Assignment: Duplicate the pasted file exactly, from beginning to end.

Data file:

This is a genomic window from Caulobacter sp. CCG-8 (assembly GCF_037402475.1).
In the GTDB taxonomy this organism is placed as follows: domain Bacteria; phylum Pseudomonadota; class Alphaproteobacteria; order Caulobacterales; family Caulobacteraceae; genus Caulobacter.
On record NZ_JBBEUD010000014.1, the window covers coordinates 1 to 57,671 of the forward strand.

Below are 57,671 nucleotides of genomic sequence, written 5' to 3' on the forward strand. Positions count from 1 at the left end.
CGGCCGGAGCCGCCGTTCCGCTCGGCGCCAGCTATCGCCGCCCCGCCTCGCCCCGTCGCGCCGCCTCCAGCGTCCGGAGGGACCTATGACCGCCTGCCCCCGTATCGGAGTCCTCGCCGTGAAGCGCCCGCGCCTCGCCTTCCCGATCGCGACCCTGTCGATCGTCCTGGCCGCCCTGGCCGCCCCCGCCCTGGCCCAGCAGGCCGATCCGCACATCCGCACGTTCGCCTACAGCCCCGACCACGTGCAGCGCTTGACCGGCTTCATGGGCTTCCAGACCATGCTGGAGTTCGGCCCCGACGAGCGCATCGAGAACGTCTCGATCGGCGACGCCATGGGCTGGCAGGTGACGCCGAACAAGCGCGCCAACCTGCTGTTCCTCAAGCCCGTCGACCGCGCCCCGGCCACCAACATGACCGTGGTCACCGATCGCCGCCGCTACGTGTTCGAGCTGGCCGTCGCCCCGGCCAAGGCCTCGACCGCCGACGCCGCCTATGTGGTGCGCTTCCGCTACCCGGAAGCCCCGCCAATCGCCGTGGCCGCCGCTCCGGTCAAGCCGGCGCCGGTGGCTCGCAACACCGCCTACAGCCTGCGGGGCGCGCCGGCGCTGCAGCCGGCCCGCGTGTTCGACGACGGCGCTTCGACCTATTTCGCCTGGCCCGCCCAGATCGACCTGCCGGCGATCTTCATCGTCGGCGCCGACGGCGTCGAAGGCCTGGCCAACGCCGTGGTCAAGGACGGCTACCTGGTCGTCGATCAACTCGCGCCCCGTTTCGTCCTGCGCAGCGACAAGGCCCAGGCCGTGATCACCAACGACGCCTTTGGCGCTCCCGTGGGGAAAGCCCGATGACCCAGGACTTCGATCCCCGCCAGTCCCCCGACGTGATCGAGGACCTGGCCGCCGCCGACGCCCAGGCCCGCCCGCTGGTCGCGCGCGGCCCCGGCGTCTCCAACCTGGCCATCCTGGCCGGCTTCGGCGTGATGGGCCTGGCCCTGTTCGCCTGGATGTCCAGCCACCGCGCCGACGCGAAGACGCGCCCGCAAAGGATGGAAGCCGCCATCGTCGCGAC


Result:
This is a genomic window from Caulobacter sp. CCG-8 (assembly GCF_037402475.1).
In the GTDB taxonomy this organism is placed as follows: domain Bacteria; phylum Pseudomonadota; class Alphaproteobacteria; order Caulobacterales; family Caulobacteraceae; genus Caulobacter.
On record NZ_JBBEUD010000014.1, the window covers coordinates 1 to 57,671 of the forward strand.

Below are 57,671 nucleotides of genomic sequence, written 5' to 3' on the forward strand. Positions count from 1 at the left end.
CGGCCGGAGCCGCCGTTCCGCTCGGCGCCAGCTATCGCCGCCCCGCCTCGCCCCGTCGCGCCGCCTCCAGCGTCCGGAGGGACCTATGACCGCCTGCCCCCGTATCGGAGTCCTCGCCGTGAAGCGCCCGCGCCTCGCCTTCCCGATCGCGACCCTGTCGATCGTCCTGGCCGCCCTGGCCGCCCCCGCCCTGGCCCAGCAGGCCGATCCGCACATCCGCACGTTCGCCTACAGCCCCGACCACGTGCAGCGCTTGACCGGCTTCATGGGCTTCCAGACCATGCTGGAGTTCGGCCCCGACGAGCGCATCGAGAACGTCTCGATCGGCGACGCCATGGGCTGGCAGGTGACGCCGAACAAGCGCGCCAACCTGCTGTTCCTCAAGCCCGTCGACCGCGCCCCGGCCACCAACATGACCGTGGTCACCGATCGCCGCCGCTACGTGTTCGAGCTGGCCGTCGCCCCGGCCAAGGCCTCGACCGCCGACGCCGCCTATGTGGTGCGCTTCCGCTACCCGGAAGCCCCGCCAATCGCCGTGGCCGCCGCTCCGGTCAAGCCGGCGCCGGTGGCTCGCAACACCGCCTACAGCCTGCGGGGCGCGCCGGCGCTGCAGCCGGCCCGCGTGTTCGACGACGGCGCTTCGACCTATTTCGCCTGGCCCGCCCAGATCGACCTGCCGGCGATCTTCATCGTCGGCGCCGACGGCGTCGAAGGCCTGGCCAACGCCGTGGTCAAGGACGGCTACCTGGTCGTCGATCAACTCGCGCCCCGTTTCGTCCTGCGCAGCGACAAGGCCCAGGCCGTGATCACCAACGACGCCTTTGGCGCTCCCGTGGGGAAAGCCCGATGACCCAGGACTTCGATCCCCGCCAGTCCCCCGACGTGATCGAGGACCTGGCCGCCGCCGACGCCCAGGCCCGCCCGCTGGTCGCGCGCGGCCCCGGCGTCTCCAACCTGGCCATCCTGGCCGGCTTCGGCGTGATGGGCCTGGCCCTGTTCGCCTGGATGTCCAGCCACCGCGCCGACGCGAAGACGCGCCCGCAAAGGATGGAAGCCGCCATCGTCGCGAC